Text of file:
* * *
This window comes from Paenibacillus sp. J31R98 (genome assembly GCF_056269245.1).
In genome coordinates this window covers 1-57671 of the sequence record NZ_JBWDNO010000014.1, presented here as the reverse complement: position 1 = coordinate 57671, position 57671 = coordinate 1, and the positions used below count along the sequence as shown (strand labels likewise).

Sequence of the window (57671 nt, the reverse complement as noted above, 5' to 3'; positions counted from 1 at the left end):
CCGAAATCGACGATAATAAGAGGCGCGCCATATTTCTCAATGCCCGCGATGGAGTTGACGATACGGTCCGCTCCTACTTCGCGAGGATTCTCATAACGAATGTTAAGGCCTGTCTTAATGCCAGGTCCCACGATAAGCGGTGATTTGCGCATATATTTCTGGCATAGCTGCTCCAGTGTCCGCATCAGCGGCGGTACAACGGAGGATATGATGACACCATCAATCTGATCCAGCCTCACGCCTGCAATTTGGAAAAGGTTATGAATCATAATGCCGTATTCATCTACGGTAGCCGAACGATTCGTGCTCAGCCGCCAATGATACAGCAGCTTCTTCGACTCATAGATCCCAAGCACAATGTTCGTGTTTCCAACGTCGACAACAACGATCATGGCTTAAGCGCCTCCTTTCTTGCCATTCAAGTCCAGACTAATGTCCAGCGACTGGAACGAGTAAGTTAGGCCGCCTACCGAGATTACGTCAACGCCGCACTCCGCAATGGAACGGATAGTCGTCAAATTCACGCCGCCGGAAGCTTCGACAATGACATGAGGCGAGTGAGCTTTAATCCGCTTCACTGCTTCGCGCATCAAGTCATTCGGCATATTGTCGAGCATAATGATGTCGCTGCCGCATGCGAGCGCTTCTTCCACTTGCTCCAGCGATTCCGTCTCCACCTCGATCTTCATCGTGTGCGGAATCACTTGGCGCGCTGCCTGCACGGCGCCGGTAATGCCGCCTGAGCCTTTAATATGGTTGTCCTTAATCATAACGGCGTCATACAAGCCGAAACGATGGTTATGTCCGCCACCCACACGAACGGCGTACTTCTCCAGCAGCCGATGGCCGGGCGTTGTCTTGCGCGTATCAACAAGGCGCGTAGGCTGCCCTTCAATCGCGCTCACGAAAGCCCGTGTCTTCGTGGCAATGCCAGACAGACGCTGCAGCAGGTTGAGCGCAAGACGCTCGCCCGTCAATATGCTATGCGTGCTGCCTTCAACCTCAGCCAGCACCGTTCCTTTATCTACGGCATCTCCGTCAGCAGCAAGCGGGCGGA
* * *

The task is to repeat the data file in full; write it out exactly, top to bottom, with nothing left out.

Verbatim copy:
This window comes from Paenibacillus sp. J31R98 (genome assembly GCF_056269245.1).
In genome coordinates this window covers 1-57671 of the sequence record NZ_JBWDNO010000014.1, presented here as the reverse complement: position 1 = coordinate 57671, position 57671 = coordinate 1, and the positions used below count along the sequence as shown (strand labels likewise).

Sequence of the window (57671 nt, the reverse complement as noted above, 5' to 3'; positions counted from 1 at the left end):
CCGAAATCGACGATAATAAGAGGCGCGCCATATTTCTCAATGCCCGCGATGGAGTTGACGATACGGTCCGCTCCTACTTCGCGAGGATTCTCATAACGAATGTTAAGGCCTGTCTTAATGCCAGGTCCCACGATAAGCGGTGATTTGCGCATATATTTCTGGCATAGCTGCTCCAGTGTCCGCATCAGCGGCGGTACAACGGAGGATATGATGACACCATCAATCTGATCCAGCCTCACGCCTGCAATTTGGAAAAGGTTATGAATCATAATGCCGTATTCATCTACGGTAGCCGAACGATTCGTGCTCAGCCGCCAATGATACAGCAGCTTCTTCGACTCATAGATCCCAAGCACAATGTTCGTGTTTCCAACGTCGACAACAACGATCATGGCTTAAGCGCCTCCTTTCTTGCCATTCAAGTCCAGACTAATGTCCAGCGACTGGAACGAGTAAGTTAGGCCGCCTACCGAGATTACGTCAACGCCGCACTCCGCAATGGAACGGATAGTCGTCAAATTCACGCCGCCGGAAGCTTCGACAATGACATGAGGCGAGTGAGCTTTAATCCGCTTCACTGCTTCGCGCATCAAGTCATTCGGCATATTGTCGAGCATAATGATGTCGCTGCCGCATGCGAGCGCTTCTTCCACTTGCTCCAGCGATTCCGTCTCCACCTCGATCTTCATCGTGTGCGGAATCACTTGGCGCGCTGCCTGCACGGCGCCGGTAATGCCGCCTGAGCCTTTAATATGGTTGTCCTTAATCATAACGGCGTCATACAAGCCGAAACGATGGTTATGTCCGCCACCCACACGAACGGCGTACTTCTCCAGCAGCCGATGGCCGGGCGTTGTCTTGCGCGTATCAACAAGGCGCGTAGGCTGCCCTTCAATCGCGCTCACGAAAGCCCGTGTCTTCGTGGCAATGCCAGACAGACGCTGCAGCAGGTTGAGCGCAAGACGCTCGCCCGTCAATATGCTATGCGTGCTGCCTTCAACCTCAGCCAGCACCGTTCCTTTATCTACGGCATCTCCGTCAGCAGCAAGCGGGCGGA